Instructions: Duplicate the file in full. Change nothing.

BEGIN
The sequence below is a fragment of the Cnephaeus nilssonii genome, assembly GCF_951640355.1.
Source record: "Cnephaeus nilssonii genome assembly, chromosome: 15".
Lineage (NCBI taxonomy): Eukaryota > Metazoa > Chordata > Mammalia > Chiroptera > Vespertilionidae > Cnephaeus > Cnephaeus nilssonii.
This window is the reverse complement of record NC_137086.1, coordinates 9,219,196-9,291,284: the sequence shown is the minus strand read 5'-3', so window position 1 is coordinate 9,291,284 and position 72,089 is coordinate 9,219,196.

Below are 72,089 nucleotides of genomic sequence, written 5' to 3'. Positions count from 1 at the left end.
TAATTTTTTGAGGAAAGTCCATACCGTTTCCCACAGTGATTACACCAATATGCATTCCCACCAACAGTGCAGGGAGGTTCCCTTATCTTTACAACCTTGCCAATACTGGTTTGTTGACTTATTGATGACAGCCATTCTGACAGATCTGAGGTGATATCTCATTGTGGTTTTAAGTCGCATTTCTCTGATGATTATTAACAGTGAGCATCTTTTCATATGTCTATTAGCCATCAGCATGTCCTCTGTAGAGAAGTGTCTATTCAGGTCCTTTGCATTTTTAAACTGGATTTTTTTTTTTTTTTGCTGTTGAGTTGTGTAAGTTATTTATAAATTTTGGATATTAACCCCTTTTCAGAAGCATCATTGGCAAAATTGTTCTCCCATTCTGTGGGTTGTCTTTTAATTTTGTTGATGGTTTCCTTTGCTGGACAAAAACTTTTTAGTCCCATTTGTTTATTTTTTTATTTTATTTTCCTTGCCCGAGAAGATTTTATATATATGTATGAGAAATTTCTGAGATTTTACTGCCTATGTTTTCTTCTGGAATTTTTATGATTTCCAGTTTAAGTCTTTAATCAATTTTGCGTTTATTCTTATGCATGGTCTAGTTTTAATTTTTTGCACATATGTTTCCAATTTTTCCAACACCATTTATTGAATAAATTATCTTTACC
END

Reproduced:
The sequence below is a fragment of the Cnephaeus nilssonii genome, assembly GCF_951640355.1.
Source record: "Cnephaeus nilssonii genome assembly, chromosome: 15".
Lineage (NCBI taxonomy): Eukaryota > Metazoa > Chordata > Mammalia > Chiroptera > Vespertilionidae > Cnephaeus > Cnephaeus nilssonii.
This window is the reverse complement of record NC_137086.1, coordinates 9,219,196-9,291,284: the sequence shown is the minus strand read 5'-3', so window position 1 is coordinate 9,291,284 and position 72,089 is coordinate 9,219,196.

Below are 72,089 nucleotides of genomic sequence, written 5' to 3'. Positions count from 1 at the left end.
TAATTTTTTGAGGAAAGTCCATACCGTTTCCCACAGTGATTACACCAATATGCATTCCCACCAACAGTGCAGGGAGGTTCCCTTATCTTTACAACCTTGCCAATACTGGTTTGTTGACTTATTGATGACAGCCATTCTGACAGATCTGAGGTGATATCTCATTGTGGTTTTAAGTCGCATTTCTCTGATGATTATTAACAGTGAGCATCTTTTCATATGTCTATTAGCCATCAGCATGTCCTCTGTAGAGAAGTGTCTATTCAGGTCCTTTGCATTTTTAAACTGGATTTTTTTTTTTTTTTGCTGTTGAGTTGTGTAAGTTATTTATAAATTTTGGATATTAACCCCTTTTCAGAAGCATCATTGGCAAAATTGTTCTCCCATTCTGTGGGTTGTCTTTTAATTTTGTTGATGGTTTCCTTTGCTGGACAAAAACTTTTTAGTCCCATTTGTTTATTTTTTTATTTTATTTTCCTTGCCCGAGAAGATTTTATATATATGTATGAGAAATTTCTGAGATTTTACTGCCTATGTTTTCTTCTGGAATTTTTATGATTTCCAGTTTAAGTCTTTAATCAATTTTGCGTTTATTCTTATGCATGGTCTAGTTTTAATTTTTTGCACATATGTTTCCAATTTTTCCAACACCATTTATTGAATAAATTATCTTTACC